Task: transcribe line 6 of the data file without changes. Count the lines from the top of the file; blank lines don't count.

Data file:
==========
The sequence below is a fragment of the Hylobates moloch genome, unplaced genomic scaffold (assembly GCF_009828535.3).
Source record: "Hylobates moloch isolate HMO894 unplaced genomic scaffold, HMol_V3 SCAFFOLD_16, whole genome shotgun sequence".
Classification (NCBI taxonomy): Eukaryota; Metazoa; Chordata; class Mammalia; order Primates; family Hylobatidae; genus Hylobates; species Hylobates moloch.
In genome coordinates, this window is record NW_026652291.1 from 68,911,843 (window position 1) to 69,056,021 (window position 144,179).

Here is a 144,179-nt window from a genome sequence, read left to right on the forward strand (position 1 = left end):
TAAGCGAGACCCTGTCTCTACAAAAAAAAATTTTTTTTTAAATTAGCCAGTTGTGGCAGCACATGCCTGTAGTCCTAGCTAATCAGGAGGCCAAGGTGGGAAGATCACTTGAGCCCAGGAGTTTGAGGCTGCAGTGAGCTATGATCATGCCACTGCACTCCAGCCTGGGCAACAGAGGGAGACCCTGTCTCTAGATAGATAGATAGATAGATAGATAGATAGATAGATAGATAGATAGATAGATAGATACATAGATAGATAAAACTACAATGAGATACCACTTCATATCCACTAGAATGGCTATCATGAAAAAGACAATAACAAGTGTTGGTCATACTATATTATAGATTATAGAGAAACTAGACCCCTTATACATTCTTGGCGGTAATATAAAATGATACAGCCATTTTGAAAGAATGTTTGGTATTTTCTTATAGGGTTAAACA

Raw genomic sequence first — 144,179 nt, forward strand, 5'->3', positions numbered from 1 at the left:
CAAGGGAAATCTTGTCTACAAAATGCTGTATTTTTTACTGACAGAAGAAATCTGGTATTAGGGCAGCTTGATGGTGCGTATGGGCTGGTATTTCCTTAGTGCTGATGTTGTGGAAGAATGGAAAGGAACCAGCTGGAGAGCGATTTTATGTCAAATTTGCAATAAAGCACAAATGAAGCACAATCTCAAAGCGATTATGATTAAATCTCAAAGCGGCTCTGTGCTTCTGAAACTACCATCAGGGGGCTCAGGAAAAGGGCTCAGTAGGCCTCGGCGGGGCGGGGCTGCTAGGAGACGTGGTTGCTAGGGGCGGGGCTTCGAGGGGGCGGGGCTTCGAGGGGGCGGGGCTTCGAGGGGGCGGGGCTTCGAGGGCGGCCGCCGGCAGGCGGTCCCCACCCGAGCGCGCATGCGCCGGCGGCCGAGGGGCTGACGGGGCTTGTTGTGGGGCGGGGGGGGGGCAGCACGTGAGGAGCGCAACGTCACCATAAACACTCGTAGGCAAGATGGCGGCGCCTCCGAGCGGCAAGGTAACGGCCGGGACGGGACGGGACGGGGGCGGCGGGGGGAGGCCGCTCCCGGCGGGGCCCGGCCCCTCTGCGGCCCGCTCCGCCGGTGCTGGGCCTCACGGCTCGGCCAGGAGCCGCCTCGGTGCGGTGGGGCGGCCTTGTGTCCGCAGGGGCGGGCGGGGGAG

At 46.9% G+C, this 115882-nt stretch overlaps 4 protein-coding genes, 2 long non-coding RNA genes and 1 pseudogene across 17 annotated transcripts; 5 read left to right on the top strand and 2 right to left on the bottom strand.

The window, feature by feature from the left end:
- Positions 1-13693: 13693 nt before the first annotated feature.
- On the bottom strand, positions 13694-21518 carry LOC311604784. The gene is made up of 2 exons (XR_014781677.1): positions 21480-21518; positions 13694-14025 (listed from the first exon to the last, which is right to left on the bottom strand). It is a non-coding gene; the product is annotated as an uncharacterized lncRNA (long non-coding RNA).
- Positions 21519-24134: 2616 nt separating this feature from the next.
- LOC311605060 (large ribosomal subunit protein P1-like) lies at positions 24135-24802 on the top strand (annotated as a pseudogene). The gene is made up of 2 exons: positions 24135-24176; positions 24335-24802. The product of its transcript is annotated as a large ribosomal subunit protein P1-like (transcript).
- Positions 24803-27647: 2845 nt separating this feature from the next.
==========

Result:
TAAGCGAGACCCTGTCTCTACAAAAAAAAATTTTTTTTTAAATTAGCCAGTTGTGGCAGCACATGCCTGTAGTCCTAGCTAATCAGGAGGCCAAGGTGGGAAGATCACTTGAGCCCAGGAGTTTGAGGCTGCAGTGAGCTATGATCATGCCACTGCACTCCAGCCTGGGCAACAGAGGGAGACCCTGTCTCTAGATAGATAGATAGATAGATAGATAGATAGATAGATAGATAGATAGATAGATAGATACATAGATAGATAAAACTACAATGAGATACCACTTCATATCCACTAGAATGGCTATCATGAAAAAGACAATAACAAGTGTTGGTCATACTATATTATAGATTATAGAGAAACTAGACCCCTTATACATTCTTGGCGGTAATATAAAATGATACAGCCATTTTGAAAGAATGTTTGGTATTTTCTTATAGGGTTAAACA